Early this week I spent the day with a wonderful couple who shared with me their joy in their two adult children. What I particularly liked is that they told me things about each of their children without once comparing them to anyone else. They told me about wonderful things their children do, how they are excelling at their professions. But never once was there a comparison.

But what these parents really appreciated was that both their children were doing something they love. As the father said, “when they wake up in the morning and their feet hit the floor they are excited about what they will do.” I’ve thought a lot about that comment all week and it has been stirring around in my mind. I think this is what I also wish for my daughter Lucy. I want her to find something she really loves to do. I don’t care if she makes a lot of money, if she gets to be the best at her profession, I just want her to love it.

I remember confessing my guilt over how many hours I work to a young mother in one of my previous churches. She was rejoicing in her opportunity to stay home with her children. I told her Kim feels the same way. I never wanted to stay home with Lucy all day, I always wanted to work. I don’t consider myself a workaholic. To me workaholics are people who just can’t stop working, no matter what. If I did something besides ministry or outreach work I don’t know how hard I would work. For instance I am a homeowner, I do nothing around my house, except keep it tidy and organized. When this young mother heard me she said something I have never forgotten. She said, “I think your daughter will benefit a great deal from watching her father wake up every day happy to do something he loves.” Her point was that rather than watch her father force himself to get through the day or never see someone exhibiting good work habits she was watching me and absorbing these lessons.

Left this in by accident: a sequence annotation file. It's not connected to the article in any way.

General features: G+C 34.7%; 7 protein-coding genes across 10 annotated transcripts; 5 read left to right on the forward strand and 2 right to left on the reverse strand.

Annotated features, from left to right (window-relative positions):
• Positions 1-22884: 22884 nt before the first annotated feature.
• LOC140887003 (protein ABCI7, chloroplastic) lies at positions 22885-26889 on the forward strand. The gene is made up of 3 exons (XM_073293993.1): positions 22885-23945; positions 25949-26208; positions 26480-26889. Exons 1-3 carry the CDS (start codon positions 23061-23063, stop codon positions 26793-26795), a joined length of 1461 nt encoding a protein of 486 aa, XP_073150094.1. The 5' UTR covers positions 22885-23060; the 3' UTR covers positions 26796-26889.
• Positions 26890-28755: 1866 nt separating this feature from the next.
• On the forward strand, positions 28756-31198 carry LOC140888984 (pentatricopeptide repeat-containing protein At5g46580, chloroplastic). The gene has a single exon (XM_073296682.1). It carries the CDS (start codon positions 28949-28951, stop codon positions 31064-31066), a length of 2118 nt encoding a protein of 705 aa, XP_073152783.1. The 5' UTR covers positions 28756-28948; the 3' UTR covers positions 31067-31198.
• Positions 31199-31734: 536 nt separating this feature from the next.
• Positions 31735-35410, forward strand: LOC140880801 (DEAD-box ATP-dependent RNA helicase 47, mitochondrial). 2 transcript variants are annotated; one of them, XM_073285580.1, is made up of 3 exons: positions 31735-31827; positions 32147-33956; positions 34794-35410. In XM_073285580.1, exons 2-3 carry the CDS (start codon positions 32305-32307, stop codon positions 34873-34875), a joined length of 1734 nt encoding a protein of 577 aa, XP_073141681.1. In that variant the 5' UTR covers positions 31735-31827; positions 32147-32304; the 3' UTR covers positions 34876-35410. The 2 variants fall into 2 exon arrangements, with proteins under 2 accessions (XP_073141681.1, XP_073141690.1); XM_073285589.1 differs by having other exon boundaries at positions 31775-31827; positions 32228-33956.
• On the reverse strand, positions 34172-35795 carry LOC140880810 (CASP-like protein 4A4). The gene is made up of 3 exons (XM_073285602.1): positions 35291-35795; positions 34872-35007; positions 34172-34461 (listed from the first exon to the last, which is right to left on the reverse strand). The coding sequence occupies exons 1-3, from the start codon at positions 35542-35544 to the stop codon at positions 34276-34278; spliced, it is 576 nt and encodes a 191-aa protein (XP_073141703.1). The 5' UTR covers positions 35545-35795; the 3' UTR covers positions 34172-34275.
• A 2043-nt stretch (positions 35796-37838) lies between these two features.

Today I worked all morning and afternoon. On what is usually my day off I spent the later afternoon hiking with my family and dog and the evening going to a movie with my daughter. I really enjoyed this. As much as I love my job I realize on evenings like this what I am giving up when I work most of the day, most every day.

In my last two job interviews both search committees looked at all the jobs and all the volunteering I do and questioned if I would be there for them, at my full-time job. I knew they had no idea what they were asking. I spend most of every day thinking, praying, planning, calling, list making, connecting, about my church. It is my first thought when my feet his the floor at 6 am and the topic of my last email between 1 and 2 am. I love my work.

But I love my family too and there is a cost to how I work and in the summer I become more aware of that cost. I am fortunate to have the best mother in the world to look after my daughter. But I know there are responsibilities and opportunities and moments of a lifetime that I am missing out on.

Work gives my life meaning. But it also crowds out the other meaningful part of my existence. And there it is.